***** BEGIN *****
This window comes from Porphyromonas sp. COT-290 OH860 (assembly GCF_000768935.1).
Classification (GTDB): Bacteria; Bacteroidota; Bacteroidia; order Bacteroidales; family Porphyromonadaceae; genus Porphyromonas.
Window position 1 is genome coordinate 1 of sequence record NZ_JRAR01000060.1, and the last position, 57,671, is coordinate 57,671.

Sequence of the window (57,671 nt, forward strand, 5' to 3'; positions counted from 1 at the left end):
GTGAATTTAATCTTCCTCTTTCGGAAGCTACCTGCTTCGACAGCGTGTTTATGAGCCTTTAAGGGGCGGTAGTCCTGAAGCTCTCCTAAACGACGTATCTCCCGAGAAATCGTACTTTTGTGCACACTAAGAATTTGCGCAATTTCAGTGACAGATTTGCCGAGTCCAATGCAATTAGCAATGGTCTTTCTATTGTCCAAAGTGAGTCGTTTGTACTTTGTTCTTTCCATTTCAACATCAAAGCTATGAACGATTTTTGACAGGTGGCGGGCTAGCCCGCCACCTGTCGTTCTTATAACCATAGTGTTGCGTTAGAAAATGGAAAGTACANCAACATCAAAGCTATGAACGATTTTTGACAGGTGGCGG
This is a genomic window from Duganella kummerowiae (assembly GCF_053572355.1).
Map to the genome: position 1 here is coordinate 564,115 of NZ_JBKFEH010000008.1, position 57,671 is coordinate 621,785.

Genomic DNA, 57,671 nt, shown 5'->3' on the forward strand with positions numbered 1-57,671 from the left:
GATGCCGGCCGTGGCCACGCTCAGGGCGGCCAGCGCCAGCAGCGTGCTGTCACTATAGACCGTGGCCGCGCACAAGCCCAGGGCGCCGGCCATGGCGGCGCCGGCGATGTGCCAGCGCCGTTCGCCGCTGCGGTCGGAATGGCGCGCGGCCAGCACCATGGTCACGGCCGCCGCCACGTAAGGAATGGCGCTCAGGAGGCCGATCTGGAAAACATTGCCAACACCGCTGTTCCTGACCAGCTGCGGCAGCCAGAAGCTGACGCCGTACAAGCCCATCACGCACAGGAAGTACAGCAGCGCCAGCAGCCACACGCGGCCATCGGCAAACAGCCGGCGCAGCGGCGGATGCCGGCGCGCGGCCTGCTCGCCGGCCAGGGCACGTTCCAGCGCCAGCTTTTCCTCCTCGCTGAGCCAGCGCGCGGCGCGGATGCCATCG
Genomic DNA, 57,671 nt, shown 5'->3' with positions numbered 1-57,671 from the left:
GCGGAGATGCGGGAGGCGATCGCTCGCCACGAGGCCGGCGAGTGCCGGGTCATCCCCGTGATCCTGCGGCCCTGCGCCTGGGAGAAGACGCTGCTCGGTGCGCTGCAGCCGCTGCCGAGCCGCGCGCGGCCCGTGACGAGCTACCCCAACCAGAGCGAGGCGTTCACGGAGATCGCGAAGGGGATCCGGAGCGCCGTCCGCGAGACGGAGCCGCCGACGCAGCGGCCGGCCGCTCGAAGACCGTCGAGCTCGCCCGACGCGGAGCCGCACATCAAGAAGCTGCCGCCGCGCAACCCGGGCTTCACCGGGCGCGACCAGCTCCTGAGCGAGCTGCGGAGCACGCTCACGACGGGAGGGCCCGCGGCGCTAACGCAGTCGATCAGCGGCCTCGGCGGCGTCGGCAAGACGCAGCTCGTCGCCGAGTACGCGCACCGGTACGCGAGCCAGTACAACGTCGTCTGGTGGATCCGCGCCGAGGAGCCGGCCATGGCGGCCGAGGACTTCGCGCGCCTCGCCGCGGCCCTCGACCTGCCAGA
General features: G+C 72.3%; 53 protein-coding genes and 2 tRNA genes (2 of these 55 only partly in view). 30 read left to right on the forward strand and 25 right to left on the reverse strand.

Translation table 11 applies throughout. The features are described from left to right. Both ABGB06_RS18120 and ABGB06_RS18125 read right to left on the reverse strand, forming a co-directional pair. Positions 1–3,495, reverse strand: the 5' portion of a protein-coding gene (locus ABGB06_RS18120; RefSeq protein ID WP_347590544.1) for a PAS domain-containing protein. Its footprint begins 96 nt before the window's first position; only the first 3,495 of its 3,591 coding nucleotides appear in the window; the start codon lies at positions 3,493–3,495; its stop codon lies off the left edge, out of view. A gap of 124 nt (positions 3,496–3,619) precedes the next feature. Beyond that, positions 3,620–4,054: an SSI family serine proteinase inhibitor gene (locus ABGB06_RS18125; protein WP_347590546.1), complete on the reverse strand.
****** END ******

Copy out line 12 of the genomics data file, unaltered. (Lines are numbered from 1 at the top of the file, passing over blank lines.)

General features: G+C 72.3%; 53 protein-coding genes and 2 tRNA genes (2 of these 55 only partly in view). 30 read left to right on the forward strand and 25 right to left on the reverse strand.